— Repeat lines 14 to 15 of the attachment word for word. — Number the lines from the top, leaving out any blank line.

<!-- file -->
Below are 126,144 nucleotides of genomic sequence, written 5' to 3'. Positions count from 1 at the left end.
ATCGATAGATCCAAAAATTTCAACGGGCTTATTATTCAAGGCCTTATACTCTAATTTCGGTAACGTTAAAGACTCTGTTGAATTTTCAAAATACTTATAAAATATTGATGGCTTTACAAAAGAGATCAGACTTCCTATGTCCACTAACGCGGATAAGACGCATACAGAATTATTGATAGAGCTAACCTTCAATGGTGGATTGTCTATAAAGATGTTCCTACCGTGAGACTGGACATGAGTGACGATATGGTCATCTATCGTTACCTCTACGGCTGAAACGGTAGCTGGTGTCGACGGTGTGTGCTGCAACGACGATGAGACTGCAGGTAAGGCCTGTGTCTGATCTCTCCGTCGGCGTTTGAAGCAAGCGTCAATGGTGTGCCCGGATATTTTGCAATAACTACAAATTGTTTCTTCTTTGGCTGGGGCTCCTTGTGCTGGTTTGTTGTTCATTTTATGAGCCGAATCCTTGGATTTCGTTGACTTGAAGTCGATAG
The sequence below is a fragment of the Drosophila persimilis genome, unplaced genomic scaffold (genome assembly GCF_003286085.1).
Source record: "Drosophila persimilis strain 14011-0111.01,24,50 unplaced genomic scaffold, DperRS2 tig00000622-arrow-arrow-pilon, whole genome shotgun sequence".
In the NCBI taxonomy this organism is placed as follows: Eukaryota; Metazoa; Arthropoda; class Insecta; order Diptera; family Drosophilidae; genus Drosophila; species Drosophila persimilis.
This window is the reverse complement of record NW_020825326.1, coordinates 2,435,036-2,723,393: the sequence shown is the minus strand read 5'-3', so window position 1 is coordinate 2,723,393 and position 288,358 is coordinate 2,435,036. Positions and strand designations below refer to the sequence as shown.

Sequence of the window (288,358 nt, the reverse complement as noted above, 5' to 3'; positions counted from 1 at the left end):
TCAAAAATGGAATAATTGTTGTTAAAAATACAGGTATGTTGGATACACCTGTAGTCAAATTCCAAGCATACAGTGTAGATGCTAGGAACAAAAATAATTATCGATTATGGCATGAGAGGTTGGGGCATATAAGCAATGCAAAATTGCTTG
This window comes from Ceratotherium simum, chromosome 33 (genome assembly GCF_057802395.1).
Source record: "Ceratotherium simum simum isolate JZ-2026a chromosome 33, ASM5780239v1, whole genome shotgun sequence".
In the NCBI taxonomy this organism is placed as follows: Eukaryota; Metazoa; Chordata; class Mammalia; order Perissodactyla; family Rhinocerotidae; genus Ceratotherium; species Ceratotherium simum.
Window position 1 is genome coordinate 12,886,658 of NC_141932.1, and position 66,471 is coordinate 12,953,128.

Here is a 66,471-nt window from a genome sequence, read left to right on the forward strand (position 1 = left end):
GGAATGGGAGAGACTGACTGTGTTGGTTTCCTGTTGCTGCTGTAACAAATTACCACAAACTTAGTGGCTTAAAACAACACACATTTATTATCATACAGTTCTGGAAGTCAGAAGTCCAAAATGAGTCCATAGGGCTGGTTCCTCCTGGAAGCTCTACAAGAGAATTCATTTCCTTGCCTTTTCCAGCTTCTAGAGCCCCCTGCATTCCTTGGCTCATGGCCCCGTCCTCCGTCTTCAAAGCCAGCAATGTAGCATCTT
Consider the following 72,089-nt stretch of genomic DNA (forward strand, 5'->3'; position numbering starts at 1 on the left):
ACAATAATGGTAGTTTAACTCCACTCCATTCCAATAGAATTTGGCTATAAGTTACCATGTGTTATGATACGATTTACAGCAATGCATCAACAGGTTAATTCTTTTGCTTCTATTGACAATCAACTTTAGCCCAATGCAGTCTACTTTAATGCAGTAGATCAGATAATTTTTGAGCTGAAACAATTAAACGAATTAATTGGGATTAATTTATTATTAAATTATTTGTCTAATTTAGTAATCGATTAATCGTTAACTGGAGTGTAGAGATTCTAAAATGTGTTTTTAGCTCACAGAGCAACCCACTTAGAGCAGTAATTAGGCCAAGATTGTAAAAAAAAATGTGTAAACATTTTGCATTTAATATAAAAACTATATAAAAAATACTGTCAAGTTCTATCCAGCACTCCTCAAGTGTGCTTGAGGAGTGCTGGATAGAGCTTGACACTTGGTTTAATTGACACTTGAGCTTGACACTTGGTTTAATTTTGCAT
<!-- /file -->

GGAATGGGAGAGACTGACTGTGTTGGTTTCCTGTTGCTGCTGTAACAAATTACCACAAACTTAGTGGCTTAAAACAACACACATTTATTATCATACAGTTCTGGAAGTCAGAAGTCCAAAATGAGTCCATAGGGCTGGTTCCTCCTGGAAGCTCTACAAGAGAATTCATTTCCTTGCCTTTTCCAGCTTCTAGAGCCCCCTGCATTCCTTGGCTCATGGCCCCGTCCTCCGTCTTCAAAGCCAGCAATGTAGCATCTT
Consider the following 72,089-nt stretch of genomic DNA (forward strand, 5'->3'; position numbering starts at 1 on the left):